Glasgow & West Scotland

Castle Toward buyout plan collapses

Castle Toward
Image caption Locals had hoped to turn Castle Toward into an outdoor activity centre

Plans for a community buyout of a 19th century country house have collapsed after a disagreement over its price.

Argyll and Bute Council leaders wanted the community to pay £1.75m for Castle Toward.

The council dismissed attempts by the South Cowal Community Development Company to buy the former outdoor education centre for £850,000.

That price had been based on an alternative valuation done for the group by estate agents Savills.

The council administration refused to allow a vote on the offer at a special meeting on Thursday, and officials will now be instructed to end further negotiations on a community buyout under right-to-buy legislation.

'Number of criticisms'

The community group had hoped to turn the B-listed house and the 143 acres that surround it into a facility that would include nature trails, mountain biking, a tourism hub, community allotments, retail craft space and a tea room.

It said it had a tenant ready to move in who would have created 80 jobs and invested £4m to restore the castle.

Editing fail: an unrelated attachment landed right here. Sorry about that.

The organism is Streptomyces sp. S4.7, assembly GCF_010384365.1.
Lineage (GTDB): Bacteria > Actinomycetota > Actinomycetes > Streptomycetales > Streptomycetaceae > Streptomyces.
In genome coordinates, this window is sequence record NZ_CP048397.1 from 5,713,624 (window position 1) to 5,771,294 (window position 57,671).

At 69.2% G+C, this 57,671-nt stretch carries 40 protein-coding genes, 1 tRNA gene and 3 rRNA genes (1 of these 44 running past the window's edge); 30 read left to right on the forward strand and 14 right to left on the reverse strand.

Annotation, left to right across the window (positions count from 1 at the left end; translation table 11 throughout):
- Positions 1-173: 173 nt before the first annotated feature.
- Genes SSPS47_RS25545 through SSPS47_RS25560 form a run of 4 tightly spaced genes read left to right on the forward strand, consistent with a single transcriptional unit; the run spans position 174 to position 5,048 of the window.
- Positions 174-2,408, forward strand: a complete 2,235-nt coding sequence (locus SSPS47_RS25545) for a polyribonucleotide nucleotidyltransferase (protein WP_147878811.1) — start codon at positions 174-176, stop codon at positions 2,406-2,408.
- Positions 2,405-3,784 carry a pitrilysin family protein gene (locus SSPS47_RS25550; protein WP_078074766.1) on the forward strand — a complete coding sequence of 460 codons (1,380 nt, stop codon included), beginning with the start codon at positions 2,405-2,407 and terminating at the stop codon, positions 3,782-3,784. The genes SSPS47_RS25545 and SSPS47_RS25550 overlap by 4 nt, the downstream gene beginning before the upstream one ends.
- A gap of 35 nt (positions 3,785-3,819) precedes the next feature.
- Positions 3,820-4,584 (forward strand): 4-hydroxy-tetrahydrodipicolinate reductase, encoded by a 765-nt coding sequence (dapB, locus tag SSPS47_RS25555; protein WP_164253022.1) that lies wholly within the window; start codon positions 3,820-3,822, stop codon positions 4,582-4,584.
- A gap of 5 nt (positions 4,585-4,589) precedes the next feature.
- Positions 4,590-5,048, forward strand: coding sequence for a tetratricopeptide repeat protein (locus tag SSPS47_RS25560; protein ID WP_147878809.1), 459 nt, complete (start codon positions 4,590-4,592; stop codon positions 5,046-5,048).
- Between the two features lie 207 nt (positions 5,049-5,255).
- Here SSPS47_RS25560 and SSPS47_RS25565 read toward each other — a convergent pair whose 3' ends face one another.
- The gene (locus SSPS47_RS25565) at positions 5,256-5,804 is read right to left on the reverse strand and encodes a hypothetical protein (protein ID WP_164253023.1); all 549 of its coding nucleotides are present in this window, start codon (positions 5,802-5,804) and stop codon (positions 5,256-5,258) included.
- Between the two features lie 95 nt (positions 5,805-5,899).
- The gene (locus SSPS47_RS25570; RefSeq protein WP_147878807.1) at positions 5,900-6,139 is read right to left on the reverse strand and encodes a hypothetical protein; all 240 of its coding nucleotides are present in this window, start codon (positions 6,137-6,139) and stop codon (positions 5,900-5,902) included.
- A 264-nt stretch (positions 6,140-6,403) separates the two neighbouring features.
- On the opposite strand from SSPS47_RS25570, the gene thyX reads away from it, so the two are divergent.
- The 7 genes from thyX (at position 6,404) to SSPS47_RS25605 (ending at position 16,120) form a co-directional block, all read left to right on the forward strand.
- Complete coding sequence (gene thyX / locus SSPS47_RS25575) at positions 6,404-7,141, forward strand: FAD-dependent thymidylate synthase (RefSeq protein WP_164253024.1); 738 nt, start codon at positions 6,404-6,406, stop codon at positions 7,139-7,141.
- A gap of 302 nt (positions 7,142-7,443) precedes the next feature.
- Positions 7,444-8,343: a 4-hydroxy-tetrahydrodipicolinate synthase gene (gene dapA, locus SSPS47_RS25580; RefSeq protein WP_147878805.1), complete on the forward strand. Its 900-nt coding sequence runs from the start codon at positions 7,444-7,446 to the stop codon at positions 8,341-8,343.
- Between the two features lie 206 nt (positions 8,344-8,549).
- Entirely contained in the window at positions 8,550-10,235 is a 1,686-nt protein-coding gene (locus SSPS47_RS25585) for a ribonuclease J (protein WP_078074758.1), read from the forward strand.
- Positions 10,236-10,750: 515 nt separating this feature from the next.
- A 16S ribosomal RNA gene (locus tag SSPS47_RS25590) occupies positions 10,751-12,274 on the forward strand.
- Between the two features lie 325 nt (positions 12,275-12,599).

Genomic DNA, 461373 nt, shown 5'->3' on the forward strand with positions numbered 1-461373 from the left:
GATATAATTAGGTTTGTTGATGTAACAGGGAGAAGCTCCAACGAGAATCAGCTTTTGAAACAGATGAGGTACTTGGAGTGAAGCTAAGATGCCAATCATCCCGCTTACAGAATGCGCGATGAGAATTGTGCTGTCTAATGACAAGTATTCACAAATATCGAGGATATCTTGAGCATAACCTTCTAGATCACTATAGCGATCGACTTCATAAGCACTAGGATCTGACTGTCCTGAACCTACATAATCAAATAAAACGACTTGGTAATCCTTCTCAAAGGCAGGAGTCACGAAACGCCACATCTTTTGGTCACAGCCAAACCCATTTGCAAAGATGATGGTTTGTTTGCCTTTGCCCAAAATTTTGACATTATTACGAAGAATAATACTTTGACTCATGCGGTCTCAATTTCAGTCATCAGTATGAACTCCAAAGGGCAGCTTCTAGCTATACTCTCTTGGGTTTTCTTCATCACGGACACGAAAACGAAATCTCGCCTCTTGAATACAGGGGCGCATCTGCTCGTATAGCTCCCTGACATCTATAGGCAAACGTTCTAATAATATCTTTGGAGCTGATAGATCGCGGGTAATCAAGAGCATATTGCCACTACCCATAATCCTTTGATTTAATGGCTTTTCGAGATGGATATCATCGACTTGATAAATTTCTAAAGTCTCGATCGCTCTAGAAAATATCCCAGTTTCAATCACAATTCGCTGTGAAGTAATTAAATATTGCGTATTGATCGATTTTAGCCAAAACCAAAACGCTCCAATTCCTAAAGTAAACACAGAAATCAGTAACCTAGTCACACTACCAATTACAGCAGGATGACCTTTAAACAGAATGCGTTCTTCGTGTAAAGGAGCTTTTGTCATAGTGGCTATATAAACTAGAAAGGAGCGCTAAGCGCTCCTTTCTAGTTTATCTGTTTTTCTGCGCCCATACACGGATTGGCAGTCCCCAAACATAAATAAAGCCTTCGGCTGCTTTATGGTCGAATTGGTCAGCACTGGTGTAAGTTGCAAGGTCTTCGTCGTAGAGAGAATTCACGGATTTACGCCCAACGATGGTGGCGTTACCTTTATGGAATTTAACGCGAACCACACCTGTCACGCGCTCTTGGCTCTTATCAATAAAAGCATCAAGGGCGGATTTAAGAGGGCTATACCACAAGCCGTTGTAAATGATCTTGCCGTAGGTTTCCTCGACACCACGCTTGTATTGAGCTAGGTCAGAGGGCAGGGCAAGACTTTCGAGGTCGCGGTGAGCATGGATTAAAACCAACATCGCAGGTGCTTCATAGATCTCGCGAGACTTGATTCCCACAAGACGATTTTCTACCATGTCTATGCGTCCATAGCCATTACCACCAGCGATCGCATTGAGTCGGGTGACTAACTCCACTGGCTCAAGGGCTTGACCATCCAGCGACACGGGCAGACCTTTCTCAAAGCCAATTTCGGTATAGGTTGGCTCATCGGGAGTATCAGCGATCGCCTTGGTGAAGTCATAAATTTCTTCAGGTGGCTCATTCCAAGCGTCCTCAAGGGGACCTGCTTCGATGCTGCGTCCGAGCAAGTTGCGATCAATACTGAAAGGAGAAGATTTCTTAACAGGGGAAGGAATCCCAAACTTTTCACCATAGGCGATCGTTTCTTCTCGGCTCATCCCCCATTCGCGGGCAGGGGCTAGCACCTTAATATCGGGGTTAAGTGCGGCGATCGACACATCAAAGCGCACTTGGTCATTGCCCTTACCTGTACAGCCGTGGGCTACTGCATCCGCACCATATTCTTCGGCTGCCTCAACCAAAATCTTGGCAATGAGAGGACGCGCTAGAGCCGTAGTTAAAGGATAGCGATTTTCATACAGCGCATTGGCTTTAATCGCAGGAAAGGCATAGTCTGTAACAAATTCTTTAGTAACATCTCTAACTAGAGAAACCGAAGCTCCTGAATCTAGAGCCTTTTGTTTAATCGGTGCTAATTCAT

But a council spokesman said their advisers had made "a number of criticisms" of the £850,000 valuation being cited by the community and they stood by their asking price figure of £1.75m that it said had been provided independently by a Scottish government appointed district valuer.

Argyll and Bute SNP MSP Michael Russell said the council had acted in an "utterly disgraceful" manner, and accused it of "using trickery" to defeat the buyout plans for the estate, which sits on the Cowal peninsula south of Dunoon.

'National interest'

Mr Russell, the former Scottish education secretary, told BBC Scotland: "The community had an anchor tenant ready to move in, it had secured money to restore the castle, and it was taking a lot of money to do that, and it had jobs guaranteed in the area.

"Everybody wanted this to happen except the small group of people who are the administration and senior officers of Argyll and Bute Council.

"There is a national interest in this, and this will also lead to strong pressure, which I support, for changes to the law to make sure this can never happen again.

"I will be looking to amend the Community Empowerment Bill to make sure that local authorities could never do this to their own communities again."

The existing Mansion House on the estate was built in 1820 by Kirkman Finlay, a former Lord Provost of Glasgow, as his family's country house.

The estate was bought by the Corporation of Glasgow in the 1940s and was used as an educational facility.

Its ownership passed to Argyll and Bute Council in 1996 after local government reorganisation and the authority has been trying to sell the estate for the past few years.

More on this story

Related Internet links

The BBC is not responsible for the content of external Internet sites